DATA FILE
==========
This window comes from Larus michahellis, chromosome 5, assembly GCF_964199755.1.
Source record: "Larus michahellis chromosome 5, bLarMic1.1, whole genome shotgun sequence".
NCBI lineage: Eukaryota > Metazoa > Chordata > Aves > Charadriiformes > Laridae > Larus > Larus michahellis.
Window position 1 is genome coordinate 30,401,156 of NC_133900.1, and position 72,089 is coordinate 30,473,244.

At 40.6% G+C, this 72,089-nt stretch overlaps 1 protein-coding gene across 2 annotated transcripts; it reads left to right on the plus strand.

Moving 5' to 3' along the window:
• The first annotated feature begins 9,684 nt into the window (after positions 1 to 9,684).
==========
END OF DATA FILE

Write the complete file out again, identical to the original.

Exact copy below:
This window comes from Larus michahellis, chromosome 5, assembly GCF_964199755.1.
Source record: "Larus michahellis chromosome 5, bLarMic1.1, whole genome shotgun sequence".
NCBI lineage: Eukaryota > Metazoa > Chordata > Aves > Charadriiformes > Laridae > Larus > Larus michahellis.
Window position 1 is genome coordinate 30,401,156 of NC_133900.1, and position 72,089 is coordinate 30,473,244.

At 40.6% G+C, this 72,089-nt stretch overlaps 1 protein-coding gene across 2 annotated transcripts; it reads left to right on the plus strand.

Moving 5' to 3' along the window:
• The first annotated feature begins 9,684 nt into the window (after positions 1 to 9,684).